Chapter5-7 : Letting the other person know “I understand your feelings” makes him or her feel much b
Shakyamuni Buddha said, “Everyone suffers from the feeling ‘No one understands me.’”
We all possess the strong desire to have someone listen to and understand our troubles and sorrows, our pains and endeavors.
The very thought that no one understands our problems is enough to sink our spirits into depression.
On the contrary, when we reveal our problems and sorrows to someone else and receive their understanding, that in itself makes us feel lighter, as if we’ve been “saved.”
“Listening to someone” means conveying to them the sympathetic thought that one understands their feelings.
That sympathy can, in extreme cases, make the difference for that other person between serious thoughts of suicide and the courage to carry on in life.
Well then, how can we convey the sympathetic message “I understand your feelings” to someone else?
We have already spoken of the importance of nodding as you listen; now let’s go one step further and talk about a very effective technique for responding in conversation.
It’s a question of paying attention not so much to the facts or incidents in the other’s story as to his or her feelings, and conveying a message of sympathy for those feelings.
For example, let’s suppose a friend of yours says that he couldn’t go to sleep until very late last night due to working overtime.
If you then ask “My! What kind of overtime was it?” or “How late did you stay in the office?” your friend will answer, “Working in the warehouse,” or “Until one in the morning,” and the conversation will stop there.
And it cannot be said that you have understood his real feelings.
The reason is that what your friend wants you to understand is not the content of his overtime work or how late he stayed at the company, but rather that he’s feeling the effects of too little sleep the previous night.
That’s why he said what he did. Well then, how should we respond in such a case?
You should express your concern for him by saying something like “That’s really tough.
Are you feeling okay now?”
Then the other person will feel happy that you have understood how difficult his situation is.
And if the person is someone you are especially close to, you might say “Thanks for meeting me when you’re not feeling one hundred percent.”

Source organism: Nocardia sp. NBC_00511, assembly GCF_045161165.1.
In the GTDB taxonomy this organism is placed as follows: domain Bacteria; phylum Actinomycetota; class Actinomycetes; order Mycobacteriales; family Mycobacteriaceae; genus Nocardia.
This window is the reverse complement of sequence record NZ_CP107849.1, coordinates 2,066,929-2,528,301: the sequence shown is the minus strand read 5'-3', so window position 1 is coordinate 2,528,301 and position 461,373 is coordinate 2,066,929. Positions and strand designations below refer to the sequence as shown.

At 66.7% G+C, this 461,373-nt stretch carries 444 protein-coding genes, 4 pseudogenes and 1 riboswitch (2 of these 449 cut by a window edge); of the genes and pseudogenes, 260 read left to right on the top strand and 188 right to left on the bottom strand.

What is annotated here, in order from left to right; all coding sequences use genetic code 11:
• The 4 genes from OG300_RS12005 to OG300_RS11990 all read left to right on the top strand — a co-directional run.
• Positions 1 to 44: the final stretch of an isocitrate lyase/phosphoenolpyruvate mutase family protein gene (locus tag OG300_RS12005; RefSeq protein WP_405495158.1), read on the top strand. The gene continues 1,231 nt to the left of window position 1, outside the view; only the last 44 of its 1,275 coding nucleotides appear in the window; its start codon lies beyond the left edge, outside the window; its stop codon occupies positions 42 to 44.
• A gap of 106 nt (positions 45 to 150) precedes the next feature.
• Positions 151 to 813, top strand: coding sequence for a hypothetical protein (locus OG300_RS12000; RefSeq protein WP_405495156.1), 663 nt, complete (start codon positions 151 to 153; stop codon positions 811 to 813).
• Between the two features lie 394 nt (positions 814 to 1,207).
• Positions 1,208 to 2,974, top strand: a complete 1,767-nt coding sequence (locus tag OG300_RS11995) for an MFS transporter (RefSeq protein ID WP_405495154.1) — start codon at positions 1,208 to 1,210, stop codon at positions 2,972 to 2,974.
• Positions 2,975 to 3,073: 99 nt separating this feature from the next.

By expressing your gratitude to him in this way, you can make him feel even happier.
If someone says, “I’ve been thinking of changing jobs lately,” don’t just ask, “What do you plan to do after quitting?”
Try saying, “Is there something bothering you about your present job?”
The person is thinking of quitting his present job because there’s something bothering him about it.
If he speaks to you about quitting, it isn’t because he wants you to help him find another job.
It’s because he wants to talk to you about what’s bothering him.
When a child says to his mother, “I can jump over the vault-block now,” it’s because he wants his mother to praise him.
The mother shouldn’t just casually say, “Oh well, that’s nice.”
She should say, “You worked hard for that, didn’t you?
I bet you felt really happy when you made the jump!”
By sharing in her son’s emotions when he succeeds, she makes him feel even happier.
By trying to share in the other person’s feelings as you listen to him or her, you can make that person happy.
This is far more effective than proposing some fresh topic or offering helpful advice from your side.
If you grasp the desire to be understood that is hidden within the other’s words and then add an encouraging word or two of your own, the other person will feel, “He’s understood what I’m feeling!” and feel, from the bottom of his or her heart, truly at peace.
Then you will become an irreplaceable part of that person’s life.